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Ignore Outliers in ggplot2 Boxplot in R

  • Difficulty Level : Hard
  • Last Updated : 30 Jun, 2021

In this article, we will understand how we can ignore or remove outliers in ggplot2 Boxplot in R programming language.

Removing/ ignoring outliers is generally not a good idea because highlighting outliers is generally one of the advantages of using box plots. However, sometimes extreme outliers, on the other hand, can alter the size and obscure other characteristics of a box plot, therefore it’s best to leave them out in those circumstances. We can remove outliers in R by setting the outlier.shape argument to NA. In addition, the coord_cartesian() function will be used to reject all outliers that exceed or below a given quartile. The y-axis of ggplot2 is not automatically adjusted. You can adjust the axis by using the coord_cartesian() function.

For creating Boxplot with outliers we require two functions one is ggplot() and the other is geom_boxplot()

Dataset Used: Crop_recommendation

Let us first create a regular boxplot, without removing any outliers so that the difference becomes apparent.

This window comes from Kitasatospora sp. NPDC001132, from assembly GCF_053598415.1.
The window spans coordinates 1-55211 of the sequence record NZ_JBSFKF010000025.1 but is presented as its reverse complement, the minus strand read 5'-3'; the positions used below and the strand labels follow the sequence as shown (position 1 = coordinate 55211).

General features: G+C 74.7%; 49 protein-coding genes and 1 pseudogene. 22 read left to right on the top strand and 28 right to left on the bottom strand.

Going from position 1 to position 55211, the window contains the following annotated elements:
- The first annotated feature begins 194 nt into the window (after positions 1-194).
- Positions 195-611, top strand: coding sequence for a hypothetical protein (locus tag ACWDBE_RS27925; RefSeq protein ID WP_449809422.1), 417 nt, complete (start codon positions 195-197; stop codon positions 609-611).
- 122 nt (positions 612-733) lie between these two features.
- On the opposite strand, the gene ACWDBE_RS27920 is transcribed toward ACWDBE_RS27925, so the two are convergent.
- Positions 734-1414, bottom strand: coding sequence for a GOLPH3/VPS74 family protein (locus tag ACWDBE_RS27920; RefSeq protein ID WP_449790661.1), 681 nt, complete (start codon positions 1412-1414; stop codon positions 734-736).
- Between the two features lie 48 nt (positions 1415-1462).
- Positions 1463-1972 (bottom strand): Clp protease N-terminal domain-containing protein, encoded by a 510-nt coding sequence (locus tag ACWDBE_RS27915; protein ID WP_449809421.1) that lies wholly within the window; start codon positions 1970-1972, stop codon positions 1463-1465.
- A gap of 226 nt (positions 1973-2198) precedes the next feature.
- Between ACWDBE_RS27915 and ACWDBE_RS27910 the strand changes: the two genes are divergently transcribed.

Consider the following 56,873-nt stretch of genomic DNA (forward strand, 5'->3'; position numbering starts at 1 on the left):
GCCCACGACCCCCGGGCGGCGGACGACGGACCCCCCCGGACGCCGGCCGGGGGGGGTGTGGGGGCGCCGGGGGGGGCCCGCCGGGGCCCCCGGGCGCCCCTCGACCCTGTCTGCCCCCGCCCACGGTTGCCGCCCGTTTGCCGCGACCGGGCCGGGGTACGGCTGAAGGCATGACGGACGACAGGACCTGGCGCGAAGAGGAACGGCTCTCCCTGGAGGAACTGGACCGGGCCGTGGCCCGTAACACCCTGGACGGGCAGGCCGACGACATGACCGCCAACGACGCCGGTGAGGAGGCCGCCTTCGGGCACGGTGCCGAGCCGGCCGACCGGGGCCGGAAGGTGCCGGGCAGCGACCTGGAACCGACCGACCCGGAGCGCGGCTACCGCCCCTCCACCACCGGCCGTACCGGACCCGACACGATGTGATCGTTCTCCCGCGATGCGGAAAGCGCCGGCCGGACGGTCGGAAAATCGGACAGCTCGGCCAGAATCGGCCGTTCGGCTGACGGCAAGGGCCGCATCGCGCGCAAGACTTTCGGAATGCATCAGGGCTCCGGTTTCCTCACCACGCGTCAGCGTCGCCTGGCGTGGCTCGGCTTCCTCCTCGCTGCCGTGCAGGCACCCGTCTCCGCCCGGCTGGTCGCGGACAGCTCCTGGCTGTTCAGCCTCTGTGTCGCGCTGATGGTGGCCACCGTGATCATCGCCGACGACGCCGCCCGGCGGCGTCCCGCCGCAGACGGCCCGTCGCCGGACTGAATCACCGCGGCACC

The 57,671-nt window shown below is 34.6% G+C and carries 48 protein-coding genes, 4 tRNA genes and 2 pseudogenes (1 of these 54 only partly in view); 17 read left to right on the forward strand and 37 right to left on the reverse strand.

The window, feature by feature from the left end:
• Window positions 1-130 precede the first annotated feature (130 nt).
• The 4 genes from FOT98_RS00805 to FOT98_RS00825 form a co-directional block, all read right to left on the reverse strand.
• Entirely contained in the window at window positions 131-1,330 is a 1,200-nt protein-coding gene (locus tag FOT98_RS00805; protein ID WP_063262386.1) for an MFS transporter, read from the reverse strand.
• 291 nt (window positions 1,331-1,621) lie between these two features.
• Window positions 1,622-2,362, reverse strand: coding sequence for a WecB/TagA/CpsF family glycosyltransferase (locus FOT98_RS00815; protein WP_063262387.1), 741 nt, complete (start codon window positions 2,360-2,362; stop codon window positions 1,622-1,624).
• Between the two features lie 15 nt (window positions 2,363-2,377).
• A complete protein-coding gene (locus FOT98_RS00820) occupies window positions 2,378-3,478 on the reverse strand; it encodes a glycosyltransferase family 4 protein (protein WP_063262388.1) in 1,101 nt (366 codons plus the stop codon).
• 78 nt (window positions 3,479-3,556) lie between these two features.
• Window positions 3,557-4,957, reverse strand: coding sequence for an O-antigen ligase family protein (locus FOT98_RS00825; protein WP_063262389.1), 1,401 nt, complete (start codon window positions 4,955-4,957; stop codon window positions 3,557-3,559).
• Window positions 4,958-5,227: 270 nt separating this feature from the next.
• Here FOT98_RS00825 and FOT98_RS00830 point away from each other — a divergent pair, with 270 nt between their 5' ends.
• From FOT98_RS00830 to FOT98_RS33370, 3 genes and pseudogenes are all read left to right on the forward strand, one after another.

Example:

R




# Loading
library(ggplot2)
  
# loading data set and storing it in ds variable
ds <- read.csv("c://crop//archive//Crop_recommendation.csv", header = TRUE)
ds
  
# create a boxplot by using geom_boxplot() 
# function of ggplot2 package with outliers
box_plot_crop<-ggplot(data=ds, aes( y=rainfall))
  
box_plot_crop+geom_boxplot()

Output:

 

Now, for removing the outliers, you can use the outlier.shape to NA argument.

Syntax:

geom_boxplot(outlier.shape = NA)



You can change the axis directly with the coord_cartesian() function since ggplot2 does not automatically adjust the axes. In the coord_catesian() you can set the limit of the axes by using the argument ylim or xlim.

Syntax:

coord_cartesian( xlim = NULL, ylim = NULL, expand = TRUE, default = FALSE, clip = “on )

Parameters:

  • xlim, ylim-> set the limits of x and y-axis and also allows zooming in and zoom out.
  • expand–  It is TRUE by default, and if it is TRUE then it increases the limit by a small amount to ensure that data and axes do not overlap. and if it is FALSE then the limit is taken from the exact data or the xlim/ ylim.
  • default–  used for checking is this is the default coordinate system 
  • clip- It checks Should the drawing be cropped to fit the plot panel

Example:

R




# Loading
library(ggplot2)
  
# loading data set and storing it in ds variable
ds <- read.csv("c://crop//archive//Crop_recommendation.csv", header = TRUE)
ds
  
# remove outliers or create boxplot without outliers
box_plot_crop<-ggplot(data=ds, aes(y = rainfall)) 
box_plot_crop+ geom_boxplot(outlier.shape = NA) +
  coord_cartesian(ylim =  c(50, 300))

Output: 




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